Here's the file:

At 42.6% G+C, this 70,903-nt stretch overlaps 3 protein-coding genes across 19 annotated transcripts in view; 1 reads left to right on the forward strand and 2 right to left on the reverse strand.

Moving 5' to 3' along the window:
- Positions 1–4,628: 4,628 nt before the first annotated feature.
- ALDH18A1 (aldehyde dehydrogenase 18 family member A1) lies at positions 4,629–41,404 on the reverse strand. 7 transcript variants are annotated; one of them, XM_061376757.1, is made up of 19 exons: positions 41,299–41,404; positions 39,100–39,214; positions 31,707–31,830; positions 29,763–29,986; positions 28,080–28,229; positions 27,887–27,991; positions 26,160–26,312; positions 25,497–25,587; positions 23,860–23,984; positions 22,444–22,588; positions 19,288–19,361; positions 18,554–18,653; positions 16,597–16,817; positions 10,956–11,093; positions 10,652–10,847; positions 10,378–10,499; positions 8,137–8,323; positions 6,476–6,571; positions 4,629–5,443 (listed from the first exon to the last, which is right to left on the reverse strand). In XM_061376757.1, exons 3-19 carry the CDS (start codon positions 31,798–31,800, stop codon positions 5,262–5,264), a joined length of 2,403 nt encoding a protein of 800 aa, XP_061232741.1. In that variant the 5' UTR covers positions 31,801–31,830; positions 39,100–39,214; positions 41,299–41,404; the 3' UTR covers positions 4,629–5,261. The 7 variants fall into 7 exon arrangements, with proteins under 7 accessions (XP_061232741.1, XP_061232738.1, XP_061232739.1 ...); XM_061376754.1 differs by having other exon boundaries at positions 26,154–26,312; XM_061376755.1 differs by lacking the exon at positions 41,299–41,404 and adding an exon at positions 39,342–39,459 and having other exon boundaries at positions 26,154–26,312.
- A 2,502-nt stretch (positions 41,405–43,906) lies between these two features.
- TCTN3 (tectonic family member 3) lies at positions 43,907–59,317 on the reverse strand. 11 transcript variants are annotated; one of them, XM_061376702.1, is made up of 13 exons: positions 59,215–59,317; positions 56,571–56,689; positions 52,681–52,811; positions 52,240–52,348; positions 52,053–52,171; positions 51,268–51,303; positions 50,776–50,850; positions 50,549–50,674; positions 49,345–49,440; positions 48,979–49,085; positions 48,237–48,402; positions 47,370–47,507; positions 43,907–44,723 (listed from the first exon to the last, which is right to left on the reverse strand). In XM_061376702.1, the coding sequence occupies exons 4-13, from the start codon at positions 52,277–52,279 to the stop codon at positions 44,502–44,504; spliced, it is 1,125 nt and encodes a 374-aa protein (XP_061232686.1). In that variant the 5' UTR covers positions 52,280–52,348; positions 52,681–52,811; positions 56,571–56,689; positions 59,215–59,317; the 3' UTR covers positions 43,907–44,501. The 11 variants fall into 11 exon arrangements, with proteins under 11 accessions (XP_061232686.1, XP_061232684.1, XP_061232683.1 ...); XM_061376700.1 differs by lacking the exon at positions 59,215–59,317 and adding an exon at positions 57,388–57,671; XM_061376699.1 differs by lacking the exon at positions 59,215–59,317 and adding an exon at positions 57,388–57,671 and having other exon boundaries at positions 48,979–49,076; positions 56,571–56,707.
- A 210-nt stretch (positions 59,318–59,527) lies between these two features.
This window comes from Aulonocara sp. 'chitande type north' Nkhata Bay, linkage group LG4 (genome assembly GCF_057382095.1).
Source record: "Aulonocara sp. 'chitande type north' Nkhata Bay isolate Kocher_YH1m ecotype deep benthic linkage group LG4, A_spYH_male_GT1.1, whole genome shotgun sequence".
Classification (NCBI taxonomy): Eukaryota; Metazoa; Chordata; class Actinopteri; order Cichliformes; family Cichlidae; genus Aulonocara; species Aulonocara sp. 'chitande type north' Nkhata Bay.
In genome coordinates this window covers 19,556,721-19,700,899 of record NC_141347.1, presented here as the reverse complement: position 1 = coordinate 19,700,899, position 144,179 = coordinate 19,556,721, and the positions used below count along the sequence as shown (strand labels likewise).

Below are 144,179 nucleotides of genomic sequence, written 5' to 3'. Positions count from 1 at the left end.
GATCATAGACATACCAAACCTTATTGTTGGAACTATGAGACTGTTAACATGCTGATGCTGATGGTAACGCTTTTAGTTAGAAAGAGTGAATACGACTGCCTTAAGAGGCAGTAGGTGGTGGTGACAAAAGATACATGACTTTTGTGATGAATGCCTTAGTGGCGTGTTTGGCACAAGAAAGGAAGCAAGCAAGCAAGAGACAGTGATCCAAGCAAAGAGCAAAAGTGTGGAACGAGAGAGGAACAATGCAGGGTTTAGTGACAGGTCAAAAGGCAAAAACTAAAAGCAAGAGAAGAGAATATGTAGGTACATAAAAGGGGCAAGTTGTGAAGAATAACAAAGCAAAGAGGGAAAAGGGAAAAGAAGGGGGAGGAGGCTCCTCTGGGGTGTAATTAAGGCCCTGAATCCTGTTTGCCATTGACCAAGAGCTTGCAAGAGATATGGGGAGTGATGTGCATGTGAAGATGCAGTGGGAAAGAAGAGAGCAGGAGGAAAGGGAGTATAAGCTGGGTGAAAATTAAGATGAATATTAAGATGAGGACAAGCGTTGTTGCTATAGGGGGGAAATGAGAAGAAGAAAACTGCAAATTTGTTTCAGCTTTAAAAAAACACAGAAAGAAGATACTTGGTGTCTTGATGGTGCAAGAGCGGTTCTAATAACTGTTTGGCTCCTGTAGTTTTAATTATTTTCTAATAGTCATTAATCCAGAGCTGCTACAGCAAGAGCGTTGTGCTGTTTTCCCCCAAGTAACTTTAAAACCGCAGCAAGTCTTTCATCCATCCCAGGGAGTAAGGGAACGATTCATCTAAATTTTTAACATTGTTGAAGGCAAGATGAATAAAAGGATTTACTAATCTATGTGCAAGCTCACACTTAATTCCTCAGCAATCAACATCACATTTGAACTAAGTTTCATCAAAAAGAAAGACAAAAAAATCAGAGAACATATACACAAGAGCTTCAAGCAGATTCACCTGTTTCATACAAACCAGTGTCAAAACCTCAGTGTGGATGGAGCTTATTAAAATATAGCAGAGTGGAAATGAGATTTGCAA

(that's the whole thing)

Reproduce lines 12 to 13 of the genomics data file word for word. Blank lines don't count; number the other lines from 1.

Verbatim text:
Below are 144,179 nucleotides of genomic sequence, written 5' to 3'. Positions count from 1 at the left end.
GATCATAGACATACCAAACCTTATTGTTGGAACTATGAGACTGTTAACATGCTGATGCTGATGGTAACGCTTTTAGTTAGAAAGAGTGAATACGACTGCCTTAAGAGGCAGTAGGTGGTGGTGACAAAAGATACATGACTTTTGTGATGAATGCCTTAGTGGCGTGTTTGGCACAAGAAAGGAAGCAAGCAAGCAAGAGACAGTGATCCAAGCAAAGAGCAAAAGTGTGGAACGAGAGAGGAACAATGCAGGGTTTAGTGACAGGTCAAAAGGCAAAAACTAAAAGCAAGAGAAGAGAATATGTAGGTACATAAAAGGGGCAAGTTGTGAAGAATAACAAAGCAAAGAGGGAAAAGGGAAAAGAAGGGGGAGGAGGCTCCTCTGGGGTGTAATTAAGGCCCTGAATCCTGTTTGCCATTGACCAAGAGCTTGCAAGAGATATGGGGAGTGATGTGCATGTGAAGATGCAGTGGGAAAGAAGAGAGCAGGAGGAAAGGGAGTATAAGCTGGGTGAAAATTAAGATGAATATTAAGATGAGGACAAGCGTTGTTGCTATAGGGGGGAAATGAGAAGAAGAAAACTGCAAATTTGTTTCAGCTTTAAAAAAACACAGAAAGAAGATACTTGGTGTCTTGATGGTGCAAGAGCGGTTCTAATAACTGTTTGGCTCCTGTAGTTTTAATTATTTTCTAATAGTCATTAATCCAGAGCTGCTACAGCAAGAGCGTTGTGCTGTTTTCCCCCAAGTAACTTTAAAACCGCAGCAAGTCTTTCATCCATCCCAGGGAGTAAGGGAACGATTCATCTAAATTTTTAACATTGTTGAAGGCAAGATGAATAAAAGGATTTACTAATCTATGTGCAAGCTCACACTTAATTCCTCAGCAATCAACATCACATTTGAACTAAGTTTCATCAAAAAGAAAGACAAAAAAATCAGAGAACATATACACAAGAGCTTCAAGCAGATTCACCTGTTTCATACAAACCAGTGTCAAAACCTCAGTGTGGATGGAGCTTATTAAAATATAGCAGAGTGGAAATGAGATTTGCAA